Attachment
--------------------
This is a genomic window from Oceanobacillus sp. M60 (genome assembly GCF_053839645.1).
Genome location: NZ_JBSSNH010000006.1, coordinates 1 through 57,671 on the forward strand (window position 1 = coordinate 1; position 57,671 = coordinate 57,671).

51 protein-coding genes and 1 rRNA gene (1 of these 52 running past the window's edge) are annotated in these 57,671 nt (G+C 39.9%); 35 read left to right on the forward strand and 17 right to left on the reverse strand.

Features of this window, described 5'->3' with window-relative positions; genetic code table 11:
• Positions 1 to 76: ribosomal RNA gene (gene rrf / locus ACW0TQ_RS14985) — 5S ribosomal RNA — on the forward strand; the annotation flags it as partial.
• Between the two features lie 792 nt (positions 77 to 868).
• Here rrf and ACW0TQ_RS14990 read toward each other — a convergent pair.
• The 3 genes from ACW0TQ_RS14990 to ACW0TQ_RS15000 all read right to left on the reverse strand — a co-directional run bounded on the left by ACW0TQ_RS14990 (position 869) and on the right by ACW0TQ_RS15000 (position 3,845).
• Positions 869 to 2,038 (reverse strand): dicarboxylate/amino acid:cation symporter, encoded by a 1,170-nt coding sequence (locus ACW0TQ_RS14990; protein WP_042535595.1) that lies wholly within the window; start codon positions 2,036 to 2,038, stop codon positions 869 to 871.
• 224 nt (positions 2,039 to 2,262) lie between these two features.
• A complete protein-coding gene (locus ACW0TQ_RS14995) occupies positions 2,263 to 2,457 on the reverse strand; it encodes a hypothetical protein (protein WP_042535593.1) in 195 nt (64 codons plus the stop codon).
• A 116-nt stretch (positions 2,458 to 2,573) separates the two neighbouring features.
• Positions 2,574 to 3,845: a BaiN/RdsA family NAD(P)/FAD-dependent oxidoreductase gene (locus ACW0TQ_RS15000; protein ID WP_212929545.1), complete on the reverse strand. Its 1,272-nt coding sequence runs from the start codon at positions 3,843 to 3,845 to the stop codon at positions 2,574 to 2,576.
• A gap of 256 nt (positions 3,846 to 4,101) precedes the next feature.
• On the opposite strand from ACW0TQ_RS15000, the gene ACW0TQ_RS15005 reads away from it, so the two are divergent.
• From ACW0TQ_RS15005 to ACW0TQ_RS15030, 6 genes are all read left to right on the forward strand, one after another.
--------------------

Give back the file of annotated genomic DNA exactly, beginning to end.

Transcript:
This is a genomic window from Oceanobacillus sp. M60 (genome assembly GCF_053839645.1).
Genome location: NZ_JBSSNH010000006.1, coordinates 1 through 57,671 on the forward strand (window position 1 = coordinate 1; position 57,671 = coordinate 57,671).

51 protein-coding genes and 1 rRNA gene (1 of these 52 running past the window's edge) are annotated in these 57,671 nt (G+C 39.9%); 35 read left to right on the forward strand and 17 right to left on the reverse strand.

Features of this window, described 5'->3' with window-relative positions; genetic code table 11:
• Positions 1 to 76: ribosomal RNA gene (gene rrf / locus ACW0TQ_RS14985) — 5S ribosomal RNA — on the forward strand; the annotation flags it as partial.
• Between the two features lie 792 nt (positions 77 to 868).
• Here rrf and ACW0TQ_RS14990 read toward each other — a convergent pair.
• The 3 genes from ACW0TQ_RS14990 to ACW0TQ_RS15000 all read right to left on the reverse strand — a co-directional run bounded on the left by ACW0TQ_RS14990 (position 869) and on the right by ACW0TQ_RS15000 (position 3,845).
• Positions 869 to 2,038 (reverse strand): dicarboxylate/amino acid:cation symporter, encoded by a 1,170-nt coding sequence (locus ACW0TQ_RS14990; protein WP_042535595.1) that lies wholly within the window; start codon positions 2,036 to 2,038, stop codon positions 869 to 871.
• 224 nt (positions 2,039 to 2,262) lie between these two features.
• A complete protein-coding gene (locus ACW0TQ_RS14995) occupies positions 2,263 to 2,457 on the reverse strand; it encodes a hypothetical protein (protein WP_042535593.1) in 195 nt (64 codons plus the stop codon).
• A 116-nt stretch (positions 2,458 to 2,573) separates the two neighbouring features.
• Positions 2,574 to 3,845: a BaiN/RdsA family NAD(P)/FAD-dependent oxidoreductase gene (locus ACW0TQ_RS15000; protein ID WP_212929545.1), complete on the reverse strand. Its 1,272-nt coding sequence runs from the start codon at positions 3,843 to 3,845 to the stop codon at positions 2,574 to 2,576.
• A gap of 256 nt (positions 3,846 to 4,101) precedes the next feature.
• On the opposite strand from ACW0TQ_RS15000, the gene ACW0TQ_RS15005 reads away from it, so the two are divergent.
• From ACW0TQ_RS15005 to ACW0TQ_RS15030, 6 genes are all read left to right on the forward strand, one after another.